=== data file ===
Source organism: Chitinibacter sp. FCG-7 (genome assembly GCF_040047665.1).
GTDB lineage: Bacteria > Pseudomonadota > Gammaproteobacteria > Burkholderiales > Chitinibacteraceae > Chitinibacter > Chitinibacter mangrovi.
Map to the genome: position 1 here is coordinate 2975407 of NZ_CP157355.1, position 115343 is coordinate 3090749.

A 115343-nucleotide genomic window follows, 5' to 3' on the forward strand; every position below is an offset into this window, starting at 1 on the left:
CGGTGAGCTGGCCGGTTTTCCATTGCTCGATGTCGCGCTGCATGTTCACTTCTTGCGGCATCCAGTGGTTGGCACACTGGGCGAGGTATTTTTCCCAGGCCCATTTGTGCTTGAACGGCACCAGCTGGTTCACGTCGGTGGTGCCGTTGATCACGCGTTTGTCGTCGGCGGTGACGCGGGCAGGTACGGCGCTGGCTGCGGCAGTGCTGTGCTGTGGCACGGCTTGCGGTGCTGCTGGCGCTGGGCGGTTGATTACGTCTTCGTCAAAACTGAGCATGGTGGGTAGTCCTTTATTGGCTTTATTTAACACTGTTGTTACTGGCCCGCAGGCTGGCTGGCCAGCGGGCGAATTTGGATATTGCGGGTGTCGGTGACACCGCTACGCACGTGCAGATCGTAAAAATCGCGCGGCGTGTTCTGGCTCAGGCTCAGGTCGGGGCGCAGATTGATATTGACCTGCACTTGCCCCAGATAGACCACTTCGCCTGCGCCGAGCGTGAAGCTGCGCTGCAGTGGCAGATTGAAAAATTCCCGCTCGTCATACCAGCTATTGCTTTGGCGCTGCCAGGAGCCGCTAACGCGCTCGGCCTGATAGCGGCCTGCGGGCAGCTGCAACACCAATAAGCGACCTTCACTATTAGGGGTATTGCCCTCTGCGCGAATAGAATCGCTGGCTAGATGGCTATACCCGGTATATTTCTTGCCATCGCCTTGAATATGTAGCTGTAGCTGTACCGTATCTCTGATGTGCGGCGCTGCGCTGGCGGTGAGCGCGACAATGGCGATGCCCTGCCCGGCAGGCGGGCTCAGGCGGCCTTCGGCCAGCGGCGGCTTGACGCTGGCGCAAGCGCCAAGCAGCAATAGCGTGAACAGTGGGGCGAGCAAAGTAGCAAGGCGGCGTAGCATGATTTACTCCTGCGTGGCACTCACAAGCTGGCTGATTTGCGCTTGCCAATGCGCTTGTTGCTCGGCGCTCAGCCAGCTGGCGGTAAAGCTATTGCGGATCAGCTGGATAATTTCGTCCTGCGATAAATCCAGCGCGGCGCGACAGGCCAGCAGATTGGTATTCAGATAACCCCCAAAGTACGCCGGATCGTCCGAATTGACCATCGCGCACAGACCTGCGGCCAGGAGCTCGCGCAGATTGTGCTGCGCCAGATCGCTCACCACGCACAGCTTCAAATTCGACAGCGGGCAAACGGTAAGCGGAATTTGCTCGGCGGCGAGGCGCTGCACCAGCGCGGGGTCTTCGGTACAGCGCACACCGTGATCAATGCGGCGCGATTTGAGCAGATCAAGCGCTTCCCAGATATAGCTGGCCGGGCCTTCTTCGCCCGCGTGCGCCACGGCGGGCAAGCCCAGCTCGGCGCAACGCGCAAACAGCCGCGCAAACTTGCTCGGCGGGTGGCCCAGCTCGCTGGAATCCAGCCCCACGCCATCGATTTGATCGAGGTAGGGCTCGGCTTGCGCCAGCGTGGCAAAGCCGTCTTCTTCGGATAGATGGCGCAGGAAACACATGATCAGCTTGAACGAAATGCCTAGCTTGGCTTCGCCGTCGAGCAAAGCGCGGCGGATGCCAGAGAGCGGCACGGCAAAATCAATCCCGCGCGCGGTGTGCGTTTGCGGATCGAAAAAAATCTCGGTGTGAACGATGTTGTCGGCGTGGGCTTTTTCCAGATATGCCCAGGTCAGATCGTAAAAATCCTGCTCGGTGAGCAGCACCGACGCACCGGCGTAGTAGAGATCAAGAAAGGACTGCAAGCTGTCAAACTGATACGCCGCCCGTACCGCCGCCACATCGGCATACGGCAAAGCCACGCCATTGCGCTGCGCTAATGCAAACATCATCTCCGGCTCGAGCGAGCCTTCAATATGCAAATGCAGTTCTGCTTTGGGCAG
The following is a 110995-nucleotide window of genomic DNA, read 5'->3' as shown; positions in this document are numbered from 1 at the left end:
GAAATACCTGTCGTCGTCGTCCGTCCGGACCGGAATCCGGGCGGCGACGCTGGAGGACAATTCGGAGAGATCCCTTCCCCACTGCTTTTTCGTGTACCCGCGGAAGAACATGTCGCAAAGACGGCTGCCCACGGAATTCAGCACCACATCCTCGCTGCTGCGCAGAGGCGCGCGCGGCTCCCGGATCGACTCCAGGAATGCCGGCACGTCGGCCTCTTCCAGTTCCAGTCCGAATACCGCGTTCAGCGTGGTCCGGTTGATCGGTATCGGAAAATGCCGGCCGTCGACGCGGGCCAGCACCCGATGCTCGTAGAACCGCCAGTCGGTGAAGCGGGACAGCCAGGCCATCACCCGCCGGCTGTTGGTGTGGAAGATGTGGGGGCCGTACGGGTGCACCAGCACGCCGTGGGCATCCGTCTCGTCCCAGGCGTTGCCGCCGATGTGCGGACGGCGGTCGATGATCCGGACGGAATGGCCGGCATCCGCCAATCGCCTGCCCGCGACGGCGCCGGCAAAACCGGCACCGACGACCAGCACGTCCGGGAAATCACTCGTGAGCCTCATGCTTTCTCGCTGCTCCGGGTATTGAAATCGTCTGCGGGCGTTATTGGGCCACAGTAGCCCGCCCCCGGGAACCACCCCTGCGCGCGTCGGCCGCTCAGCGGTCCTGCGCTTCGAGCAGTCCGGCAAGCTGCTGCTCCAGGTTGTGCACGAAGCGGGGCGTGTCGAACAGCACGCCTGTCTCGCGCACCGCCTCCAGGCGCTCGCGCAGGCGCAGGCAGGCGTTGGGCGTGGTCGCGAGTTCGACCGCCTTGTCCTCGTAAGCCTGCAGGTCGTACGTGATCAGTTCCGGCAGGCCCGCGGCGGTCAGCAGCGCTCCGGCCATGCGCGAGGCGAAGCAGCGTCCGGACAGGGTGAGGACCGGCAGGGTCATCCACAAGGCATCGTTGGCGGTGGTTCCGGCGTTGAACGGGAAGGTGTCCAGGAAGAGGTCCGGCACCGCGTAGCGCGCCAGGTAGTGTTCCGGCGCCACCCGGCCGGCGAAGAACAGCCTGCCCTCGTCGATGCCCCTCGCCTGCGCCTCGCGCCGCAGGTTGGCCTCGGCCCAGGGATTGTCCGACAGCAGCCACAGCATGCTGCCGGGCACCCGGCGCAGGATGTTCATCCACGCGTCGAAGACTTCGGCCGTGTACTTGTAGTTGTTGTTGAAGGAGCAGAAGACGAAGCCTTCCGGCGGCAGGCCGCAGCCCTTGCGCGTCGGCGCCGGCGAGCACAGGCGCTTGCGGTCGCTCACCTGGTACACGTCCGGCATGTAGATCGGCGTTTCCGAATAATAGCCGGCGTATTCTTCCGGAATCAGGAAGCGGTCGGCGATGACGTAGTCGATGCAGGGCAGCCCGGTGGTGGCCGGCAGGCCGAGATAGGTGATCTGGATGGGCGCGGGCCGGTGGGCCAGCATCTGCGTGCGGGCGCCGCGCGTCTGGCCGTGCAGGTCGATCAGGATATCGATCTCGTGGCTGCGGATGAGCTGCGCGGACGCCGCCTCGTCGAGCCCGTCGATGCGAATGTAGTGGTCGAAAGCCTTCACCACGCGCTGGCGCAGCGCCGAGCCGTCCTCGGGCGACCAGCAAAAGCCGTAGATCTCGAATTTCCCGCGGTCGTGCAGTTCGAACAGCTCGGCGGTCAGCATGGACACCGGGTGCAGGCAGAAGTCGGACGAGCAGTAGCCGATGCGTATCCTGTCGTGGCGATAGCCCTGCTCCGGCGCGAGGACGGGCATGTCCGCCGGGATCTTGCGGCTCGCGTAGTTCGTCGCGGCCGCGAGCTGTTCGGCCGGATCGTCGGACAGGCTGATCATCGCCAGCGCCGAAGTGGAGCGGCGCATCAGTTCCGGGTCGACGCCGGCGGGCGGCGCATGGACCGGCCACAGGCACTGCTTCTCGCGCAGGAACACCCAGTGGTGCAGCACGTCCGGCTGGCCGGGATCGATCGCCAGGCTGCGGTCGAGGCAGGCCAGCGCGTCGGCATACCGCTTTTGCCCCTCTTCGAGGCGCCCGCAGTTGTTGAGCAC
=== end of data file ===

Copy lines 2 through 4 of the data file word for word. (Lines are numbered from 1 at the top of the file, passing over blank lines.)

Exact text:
GTDB lineage: Bacteria > Pseudomonadota > Gammaproteobacteria > Burkholderiales > Chitinibacteraceae > Chitinibacter > Chitinibacter mangrovi.
Map to the genome: position 1 here is coordinate 2975407 of NZ_CP157355.1, position 115343 is coordinate 3090749.

A 115343-nucleotide genomic window follows, 5' to 3' on the forward strand; every position below is an offset into this window, starting at 1 on the left: